|Project by Jonathan||posted 05-27-2010 02:14 AM||4084 views||14 times favorited||8 comments|
This 5-tealight candleholder was made from hard maple and walnut.
The strips of wood were crosscut and ripped on the tablesaw before glue-up with Titebond III and 5-clamps. The maple was 5/4 and the walnut was only 4/4, so I ended up cutting a strip of the walnut to set it on edge so as to be as thick as the maple, turning the edge grain to face up.
Measurements are as follows:
Overall length: 10-1/2”
Overall width: 2-11/16”
Overall thickness: 1-1/16”
Each strip of maple is 15/16” wide
The strip of walnut is 13/16” wide
The 45-degree chamfer on the bottom is 3/32” deep
The candle holes are 1-1/2” wide and 9/16” deep
A tealight is about 1-1/2” wide, so I drilled the center of the first hole 1-1/4” in from the side. From the center of each candle hole to the next center is 2”. There is exactly 1/2” spacing from the edge of the candleholder until the first candle, and also exactly 1/2” between candle edges.
The holes were drilled on my drill press using a 1-1/2” forstner bit. A tealight candle is about 9/16” tall. I wanted them to be just below flush with the surface of the wood. The forstner bit I used was close 9/16” tall on the sides before it met the shaft, so I basically drilled until the top of the bit was almost flush with the surface of the wood.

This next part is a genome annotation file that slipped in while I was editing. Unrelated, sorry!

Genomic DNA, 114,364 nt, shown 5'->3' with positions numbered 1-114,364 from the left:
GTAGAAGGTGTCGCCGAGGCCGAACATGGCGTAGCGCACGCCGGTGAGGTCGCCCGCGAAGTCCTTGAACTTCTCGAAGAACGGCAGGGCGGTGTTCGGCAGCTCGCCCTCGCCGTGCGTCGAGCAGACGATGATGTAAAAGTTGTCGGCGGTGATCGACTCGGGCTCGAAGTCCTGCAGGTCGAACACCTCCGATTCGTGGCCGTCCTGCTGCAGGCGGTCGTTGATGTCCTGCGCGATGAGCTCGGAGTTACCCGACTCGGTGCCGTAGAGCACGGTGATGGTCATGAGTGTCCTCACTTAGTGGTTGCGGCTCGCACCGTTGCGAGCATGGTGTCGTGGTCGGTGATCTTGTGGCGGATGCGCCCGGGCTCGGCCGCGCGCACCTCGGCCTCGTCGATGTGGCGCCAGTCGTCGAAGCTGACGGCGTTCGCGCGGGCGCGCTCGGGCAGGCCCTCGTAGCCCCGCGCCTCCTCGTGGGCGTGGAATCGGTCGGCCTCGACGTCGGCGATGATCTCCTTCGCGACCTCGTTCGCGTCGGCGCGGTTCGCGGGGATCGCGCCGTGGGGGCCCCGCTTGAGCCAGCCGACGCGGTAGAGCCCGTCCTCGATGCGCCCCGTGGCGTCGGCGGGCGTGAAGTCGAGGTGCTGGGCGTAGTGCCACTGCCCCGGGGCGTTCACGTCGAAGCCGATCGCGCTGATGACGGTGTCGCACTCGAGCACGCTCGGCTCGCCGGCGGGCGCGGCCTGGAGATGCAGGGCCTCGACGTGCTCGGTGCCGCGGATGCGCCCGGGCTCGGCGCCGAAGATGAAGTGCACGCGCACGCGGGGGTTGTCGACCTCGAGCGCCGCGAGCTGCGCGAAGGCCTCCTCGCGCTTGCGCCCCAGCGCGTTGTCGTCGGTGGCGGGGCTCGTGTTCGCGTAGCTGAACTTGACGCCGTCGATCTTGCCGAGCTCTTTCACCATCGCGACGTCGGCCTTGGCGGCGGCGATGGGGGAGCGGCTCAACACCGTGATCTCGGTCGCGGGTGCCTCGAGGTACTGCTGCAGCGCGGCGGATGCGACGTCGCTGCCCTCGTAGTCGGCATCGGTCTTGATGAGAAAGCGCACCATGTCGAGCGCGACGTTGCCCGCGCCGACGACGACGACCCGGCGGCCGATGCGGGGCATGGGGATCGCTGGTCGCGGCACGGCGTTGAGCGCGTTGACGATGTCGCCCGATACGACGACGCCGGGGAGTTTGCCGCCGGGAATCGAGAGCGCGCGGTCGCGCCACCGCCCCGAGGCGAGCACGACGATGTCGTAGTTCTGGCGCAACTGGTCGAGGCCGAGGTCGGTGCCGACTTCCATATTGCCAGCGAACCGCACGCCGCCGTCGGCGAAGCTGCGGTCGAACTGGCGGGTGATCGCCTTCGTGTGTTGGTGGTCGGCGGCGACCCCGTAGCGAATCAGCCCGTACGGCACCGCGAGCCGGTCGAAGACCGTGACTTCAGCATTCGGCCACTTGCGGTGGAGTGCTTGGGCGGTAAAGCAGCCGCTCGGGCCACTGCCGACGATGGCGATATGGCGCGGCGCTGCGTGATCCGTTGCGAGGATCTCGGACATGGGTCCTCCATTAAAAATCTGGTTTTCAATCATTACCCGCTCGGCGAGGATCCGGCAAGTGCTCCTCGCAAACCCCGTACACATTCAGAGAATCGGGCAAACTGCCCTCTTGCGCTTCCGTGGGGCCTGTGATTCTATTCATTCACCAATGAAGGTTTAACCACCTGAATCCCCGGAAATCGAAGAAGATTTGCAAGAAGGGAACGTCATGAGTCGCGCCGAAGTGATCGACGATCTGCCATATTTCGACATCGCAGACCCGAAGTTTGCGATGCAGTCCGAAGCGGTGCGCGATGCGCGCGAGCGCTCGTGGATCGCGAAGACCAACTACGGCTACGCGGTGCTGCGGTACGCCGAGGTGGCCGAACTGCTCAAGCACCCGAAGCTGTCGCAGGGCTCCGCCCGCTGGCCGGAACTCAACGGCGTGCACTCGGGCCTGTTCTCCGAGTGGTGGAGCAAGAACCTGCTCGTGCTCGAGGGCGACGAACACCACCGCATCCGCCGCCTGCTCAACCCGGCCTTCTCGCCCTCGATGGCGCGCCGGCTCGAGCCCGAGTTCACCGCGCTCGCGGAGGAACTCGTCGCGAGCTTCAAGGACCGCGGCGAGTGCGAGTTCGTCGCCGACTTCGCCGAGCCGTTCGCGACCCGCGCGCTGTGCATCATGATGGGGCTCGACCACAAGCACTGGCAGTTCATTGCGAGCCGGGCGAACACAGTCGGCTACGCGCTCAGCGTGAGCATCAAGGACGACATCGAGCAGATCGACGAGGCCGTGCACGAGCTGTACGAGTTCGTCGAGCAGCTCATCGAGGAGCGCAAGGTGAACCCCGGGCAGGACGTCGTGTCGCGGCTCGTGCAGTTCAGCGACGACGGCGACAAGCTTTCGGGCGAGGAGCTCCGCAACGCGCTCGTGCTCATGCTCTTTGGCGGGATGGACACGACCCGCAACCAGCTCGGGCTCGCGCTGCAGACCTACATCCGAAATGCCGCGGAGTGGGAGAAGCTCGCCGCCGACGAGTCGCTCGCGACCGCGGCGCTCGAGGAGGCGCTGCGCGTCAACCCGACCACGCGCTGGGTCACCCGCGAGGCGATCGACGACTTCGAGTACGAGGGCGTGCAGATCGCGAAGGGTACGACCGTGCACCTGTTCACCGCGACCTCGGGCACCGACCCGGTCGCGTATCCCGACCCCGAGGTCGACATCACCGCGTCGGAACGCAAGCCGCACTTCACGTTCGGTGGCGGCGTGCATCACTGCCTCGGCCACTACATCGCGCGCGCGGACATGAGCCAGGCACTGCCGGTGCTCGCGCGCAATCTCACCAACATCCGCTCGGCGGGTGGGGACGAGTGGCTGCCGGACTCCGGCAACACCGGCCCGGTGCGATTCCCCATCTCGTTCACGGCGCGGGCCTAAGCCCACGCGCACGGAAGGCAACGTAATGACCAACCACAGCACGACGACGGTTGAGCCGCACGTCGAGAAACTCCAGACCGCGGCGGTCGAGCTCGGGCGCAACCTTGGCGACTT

I used the belt sander to quickly smooth out a couple of light elevation differences. It was then hand-sanded up through 400-grit paper. I freehanded a 45-degree chamfer 3/32” deep on the bottom to keep the edges from getting dinged, plus to give it a lightly floating effect above whatever surface it sits on. All other edges were given a very slight roundover just to remove the sharpness. nothing major. It has soft rounded edges, rather than sharp edges.
The finish is 3-4 coats (bottom/top) of spray-on Zinsser Bull’s Eye Seal Coat dewaxed shellac. It was the first time I used the spray-on shellac. I will definitely use it again and only had a slight run on one end, trying to take care of the end-grain soaking everything up.
I already have other wood combinations and sizes planned for future versions of these. This was an enjoyable and easy project to complete in a short amount of time and made a great gift that travels well for my visiting mother-in-law who packed it in her suitcase and took it back to Michigan today. This would also be a great project to use up smaller pieces of wood.
New techniques, tools, etc. on this project:
I had not yet used my chamfer bit in the router.
I also used the spray-on (dewaxed) shellac for the first time here.
Things I’d do differently:
Lighter coats of shellac so as to avoid build-up/running on the end-grain.
The chamfer is not perfect and I did burn one little spot near a corner trying to get the chamfer right. I continued going slightly deeper several times, but finally decided to stop because I didn’t want the chamfered edge any more pronounced than it was.
-- Jonathan, Denver, CO "Constructive criticism is welcome and valued as it gives me new perspectives and helps me to advance as a woodworker."